THE FINANCIER 
exposure should come of this for you or for me, it 
would be quite bad for you. Do you understand?" 
" Yes." 
" I don't know your brothers very well; but from look- 
ing at them I judge they're pretty determined people. 
They think a great deal of you." 
" Indeed, they do." Her vanity brightened slightly 
at this. 
" They would probably want to kill me, and very 
promptly, for just this much. What do you think they 
would want to do if—well, if anything should happen, 
some time?" 
He waited, watching her pretty face. 
" But nothing need happen. We needn't go any 
further." 
"Aileen!" 
" I won't look at you. You needn't ask. I can't." 
"Aileen! Do you mean that ?" 
" I don't know. Don't ask me, Frank." 
"You know it can't stop this way, don't you? You 
know it. This isn't the end. Now, if—" He explained 
the whole theory of illicit meetings calmly, dispassionate- 
ly. " You are perfectly safe, except for one thing, chance 
exposure. It might just so happen; and then, of course, 
there would be a great deal to settle for. Mrs. Cowper-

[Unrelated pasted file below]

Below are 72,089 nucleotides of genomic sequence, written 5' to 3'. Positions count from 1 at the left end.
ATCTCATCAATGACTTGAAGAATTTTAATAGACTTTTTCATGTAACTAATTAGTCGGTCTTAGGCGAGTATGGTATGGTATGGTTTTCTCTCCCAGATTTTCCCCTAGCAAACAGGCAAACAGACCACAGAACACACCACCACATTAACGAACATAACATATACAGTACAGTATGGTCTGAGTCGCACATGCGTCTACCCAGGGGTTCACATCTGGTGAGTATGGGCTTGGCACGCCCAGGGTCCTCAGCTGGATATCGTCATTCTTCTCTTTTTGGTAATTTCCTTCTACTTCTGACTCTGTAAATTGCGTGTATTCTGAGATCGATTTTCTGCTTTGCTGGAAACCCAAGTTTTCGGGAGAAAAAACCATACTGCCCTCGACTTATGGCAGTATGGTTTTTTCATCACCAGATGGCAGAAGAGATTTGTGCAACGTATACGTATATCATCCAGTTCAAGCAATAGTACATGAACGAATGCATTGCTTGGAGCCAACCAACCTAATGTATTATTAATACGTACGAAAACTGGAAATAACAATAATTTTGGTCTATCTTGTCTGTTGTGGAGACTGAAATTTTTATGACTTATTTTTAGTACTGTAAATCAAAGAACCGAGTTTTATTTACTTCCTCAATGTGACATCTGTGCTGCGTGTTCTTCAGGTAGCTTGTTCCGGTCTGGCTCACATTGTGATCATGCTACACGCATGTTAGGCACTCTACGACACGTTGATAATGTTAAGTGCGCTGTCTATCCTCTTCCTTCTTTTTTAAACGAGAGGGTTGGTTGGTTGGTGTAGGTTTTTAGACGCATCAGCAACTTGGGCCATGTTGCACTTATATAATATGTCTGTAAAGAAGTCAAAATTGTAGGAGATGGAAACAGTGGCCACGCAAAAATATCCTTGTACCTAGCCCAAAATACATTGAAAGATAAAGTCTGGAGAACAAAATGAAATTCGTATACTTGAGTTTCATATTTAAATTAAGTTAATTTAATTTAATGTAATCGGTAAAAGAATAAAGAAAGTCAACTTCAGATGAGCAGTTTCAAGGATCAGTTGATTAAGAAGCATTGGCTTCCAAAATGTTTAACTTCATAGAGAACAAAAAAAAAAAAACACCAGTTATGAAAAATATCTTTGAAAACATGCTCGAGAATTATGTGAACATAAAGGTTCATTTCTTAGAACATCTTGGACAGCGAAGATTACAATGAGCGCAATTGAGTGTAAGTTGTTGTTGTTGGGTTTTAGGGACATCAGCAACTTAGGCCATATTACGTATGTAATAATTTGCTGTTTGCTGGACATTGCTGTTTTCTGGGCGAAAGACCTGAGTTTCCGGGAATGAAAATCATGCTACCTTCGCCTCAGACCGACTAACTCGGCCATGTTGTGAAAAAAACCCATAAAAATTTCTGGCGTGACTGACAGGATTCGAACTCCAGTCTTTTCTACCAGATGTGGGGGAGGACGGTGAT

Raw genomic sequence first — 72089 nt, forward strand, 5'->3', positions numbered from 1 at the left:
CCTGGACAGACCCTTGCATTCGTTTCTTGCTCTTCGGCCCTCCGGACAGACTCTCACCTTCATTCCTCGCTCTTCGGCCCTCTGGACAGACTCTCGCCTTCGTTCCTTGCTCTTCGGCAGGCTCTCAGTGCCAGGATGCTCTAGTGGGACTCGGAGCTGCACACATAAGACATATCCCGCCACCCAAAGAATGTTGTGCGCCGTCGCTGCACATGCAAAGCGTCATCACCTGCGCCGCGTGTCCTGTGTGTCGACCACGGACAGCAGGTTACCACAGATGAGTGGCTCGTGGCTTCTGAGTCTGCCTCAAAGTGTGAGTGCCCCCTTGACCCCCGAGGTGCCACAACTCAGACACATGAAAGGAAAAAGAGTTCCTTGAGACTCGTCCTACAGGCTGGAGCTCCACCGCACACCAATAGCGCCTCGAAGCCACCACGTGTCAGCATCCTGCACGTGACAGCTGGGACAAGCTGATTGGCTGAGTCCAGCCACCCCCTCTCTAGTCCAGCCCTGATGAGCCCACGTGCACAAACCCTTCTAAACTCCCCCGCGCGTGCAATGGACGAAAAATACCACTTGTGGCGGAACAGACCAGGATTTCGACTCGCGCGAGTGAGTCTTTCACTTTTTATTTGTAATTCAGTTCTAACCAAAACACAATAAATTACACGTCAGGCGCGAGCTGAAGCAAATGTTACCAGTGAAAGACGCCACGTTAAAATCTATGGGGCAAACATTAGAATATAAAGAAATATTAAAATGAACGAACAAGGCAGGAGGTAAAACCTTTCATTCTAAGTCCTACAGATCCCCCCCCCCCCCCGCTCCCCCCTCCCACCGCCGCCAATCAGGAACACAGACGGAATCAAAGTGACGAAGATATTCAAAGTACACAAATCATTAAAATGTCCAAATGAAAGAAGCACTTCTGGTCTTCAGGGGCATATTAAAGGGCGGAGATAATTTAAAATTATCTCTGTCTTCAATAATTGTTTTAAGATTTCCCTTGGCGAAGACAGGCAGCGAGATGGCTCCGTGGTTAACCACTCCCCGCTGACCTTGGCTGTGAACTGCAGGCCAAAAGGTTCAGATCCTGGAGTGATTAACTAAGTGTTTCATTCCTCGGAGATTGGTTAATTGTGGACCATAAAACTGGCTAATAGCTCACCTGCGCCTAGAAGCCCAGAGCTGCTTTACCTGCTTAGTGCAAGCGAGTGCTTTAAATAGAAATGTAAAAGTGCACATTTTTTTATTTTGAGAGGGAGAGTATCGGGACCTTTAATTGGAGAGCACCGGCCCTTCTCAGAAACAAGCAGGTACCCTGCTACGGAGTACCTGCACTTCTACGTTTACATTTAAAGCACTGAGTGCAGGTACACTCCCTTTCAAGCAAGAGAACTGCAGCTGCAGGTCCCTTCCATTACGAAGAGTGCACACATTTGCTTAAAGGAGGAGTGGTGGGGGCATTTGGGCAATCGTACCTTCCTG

wood would never give me a divorce; she has no reason 
to. If I should clear in the way I hope to—if I should 
make a million—I would not mind knocking off now. I 
don't expect to work all my days. I have always planned 
to knock off at thirty-five. I'll have enough by that 
time. Then I want to travel. It will only be a few more 
years now. If you were free—if your father and mother 
were dead "—curiously she did not wince at this practical 
reference—" it would be a different matter. We could 
leave, anyhow, I suppose." 
He paused. She still gazed thoughtfully at the water 
below, her mind running out to a yacht on the sea with 
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